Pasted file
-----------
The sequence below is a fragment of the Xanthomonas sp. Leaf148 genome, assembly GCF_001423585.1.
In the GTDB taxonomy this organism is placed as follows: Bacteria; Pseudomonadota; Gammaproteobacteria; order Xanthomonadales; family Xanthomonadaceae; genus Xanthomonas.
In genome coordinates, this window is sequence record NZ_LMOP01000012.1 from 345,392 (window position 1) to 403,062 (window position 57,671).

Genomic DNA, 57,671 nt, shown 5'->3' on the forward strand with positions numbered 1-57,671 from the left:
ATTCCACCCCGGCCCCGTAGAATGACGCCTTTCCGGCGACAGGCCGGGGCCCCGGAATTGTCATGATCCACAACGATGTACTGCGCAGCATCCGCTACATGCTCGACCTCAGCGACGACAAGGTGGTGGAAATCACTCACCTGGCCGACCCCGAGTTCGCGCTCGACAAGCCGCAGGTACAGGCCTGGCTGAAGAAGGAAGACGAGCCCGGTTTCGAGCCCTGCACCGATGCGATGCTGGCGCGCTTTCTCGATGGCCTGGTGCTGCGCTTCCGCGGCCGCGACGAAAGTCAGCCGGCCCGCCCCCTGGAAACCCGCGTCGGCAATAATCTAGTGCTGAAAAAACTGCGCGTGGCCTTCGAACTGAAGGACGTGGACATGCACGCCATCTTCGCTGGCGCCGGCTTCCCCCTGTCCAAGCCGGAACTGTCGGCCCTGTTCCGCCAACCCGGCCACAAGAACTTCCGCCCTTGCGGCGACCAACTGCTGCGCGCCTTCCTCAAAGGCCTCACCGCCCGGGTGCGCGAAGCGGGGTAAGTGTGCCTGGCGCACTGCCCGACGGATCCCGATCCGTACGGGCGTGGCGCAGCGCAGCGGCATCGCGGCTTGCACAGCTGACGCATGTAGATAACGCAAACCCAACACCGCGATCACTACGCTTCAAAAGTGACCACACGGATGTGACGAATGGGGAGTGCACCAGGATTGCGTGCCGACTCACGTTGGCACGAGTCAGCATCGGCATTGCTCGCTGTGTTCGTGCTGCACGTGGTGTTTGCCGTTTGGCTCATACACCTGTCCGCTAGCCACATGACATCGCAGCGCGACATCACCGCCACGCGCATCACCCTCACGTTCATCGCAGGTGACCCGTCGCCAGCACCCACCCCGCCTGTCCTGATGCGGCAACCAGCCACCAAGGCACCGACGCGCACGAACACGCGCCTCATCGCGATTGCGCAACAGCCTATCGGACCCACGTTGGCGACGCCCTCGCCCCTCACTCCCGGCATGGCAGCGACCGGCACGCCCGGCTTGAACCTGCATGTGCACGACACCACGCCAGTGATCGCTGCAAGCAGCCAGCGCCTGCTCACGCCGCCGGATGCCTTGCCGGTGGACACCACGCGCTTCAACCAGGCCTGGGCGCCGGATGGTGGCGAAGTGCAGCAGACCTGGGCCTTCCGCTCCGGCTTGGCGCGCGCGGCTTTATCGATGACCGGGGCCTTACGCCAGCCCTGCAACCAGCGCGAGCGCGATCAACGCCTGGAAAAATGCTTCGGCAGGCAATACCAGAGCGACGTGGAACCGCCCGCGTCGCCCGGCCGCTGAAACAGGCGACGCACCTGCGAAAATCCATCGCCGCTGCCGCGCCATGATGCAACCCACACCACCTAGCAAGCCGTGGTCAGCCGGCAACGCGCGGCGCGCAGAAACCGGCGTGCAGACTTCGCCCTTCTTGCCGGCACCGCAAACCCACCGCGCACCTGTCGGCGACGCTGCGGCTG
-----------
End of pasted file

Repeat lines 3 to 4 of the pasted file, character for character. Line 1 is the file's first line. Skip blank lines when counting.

In genome coordinates, this window is sequence record NZ_LMOP01000012.1 from 345,392 (window position 1) to 403,062 (window position 57,671).

Genomic DNA, 57,671 nt, shown 5'->3' on the forward strand with positions numbered 1-57,671 from the left: